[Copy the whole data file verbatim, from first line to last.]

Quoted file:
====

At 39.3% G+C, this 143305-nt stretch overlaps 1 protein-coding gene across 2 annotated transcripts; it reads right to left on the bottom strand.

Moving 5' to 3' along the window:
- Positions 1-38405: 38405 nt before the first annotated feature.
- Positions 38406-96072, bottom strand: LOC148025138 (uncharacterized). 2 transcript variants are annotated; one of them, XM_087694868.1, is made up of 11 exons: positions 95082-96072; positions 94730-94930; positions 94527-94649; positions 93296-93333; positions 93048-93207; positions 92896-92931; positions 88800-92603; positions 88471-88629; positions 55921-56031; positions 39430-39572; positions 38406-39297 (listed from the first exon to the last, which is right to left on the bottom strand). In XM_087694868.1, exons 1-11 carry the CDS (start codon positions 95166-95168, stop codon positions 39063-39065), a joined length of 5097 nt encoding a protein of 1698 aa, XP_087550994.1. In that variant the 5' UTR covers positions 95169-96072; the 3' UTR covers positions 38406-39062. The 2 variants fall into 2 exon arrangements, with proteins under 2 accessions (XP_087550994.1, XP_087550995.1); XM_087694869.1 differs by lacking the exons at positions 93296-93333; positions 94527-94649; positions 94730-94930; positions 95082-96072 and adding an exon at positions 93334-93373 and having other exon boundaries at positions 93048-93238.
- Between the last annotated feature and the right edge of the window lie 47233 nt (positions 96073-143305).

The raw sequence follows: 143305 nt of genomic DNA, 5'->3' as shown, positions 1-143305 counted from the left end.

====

At 39.3% G+C, this 143305-nt stretch overlaps 1 protein-coding gene across 2 annotated transcripts; it reads right to left on the bottom strand.

Moving 5' to 3' along the window:
- Positions 1-38405: 38405 nt before the first annotated feature.
- Positions 38406-96072, bottom strand: LOC148025138 (uncharacterized). 2 transcript variants are annotated; one of them, XM_087694868.1, is made up of 11 exons: positions 95082-96072; positions 94730-94930; positions 94527-94649; positions 93296-93333; positions 93048-93207; positions 92896-92931; positions 88800-92603; positions 88471-88629; positions 55921-56031; positions 39430-39572; positions 38406-39297 (listed from the first exon to the last, which is right to left on the bottom strand). In XM_087694868.1, exons 1-11 carry the CDS (start codon positions 95166-95168, stop codon positions 39063-39065), a joined length of 5097 nt encoding a protein of 1698 aa, XP_087550994.1. In that variant the 5' UTR covers positions 95169-96072; the 3' UTR covers positions 38406-39062. The 2 variants fall into 2 exon arrangements, with proteins under 2 accessions (XP_087550994.1, XP_087550995.1); XM_087694869.1 differs by lacking the exons at positions 93296-93333; positions 94527-94649; positions 94730-94930; positions 95082-96072 and adding an exon at positions 93334-93373 and having other exon boundaries at positions 93048-93238.
- Between the last annotated feature and the right edge of the window lie 47233 nt (positions 96073-143305).

The raw sequence follows: 143305 nt of genomic DNA, 5'->3' as shown, positions 1-143305 counted from the left end.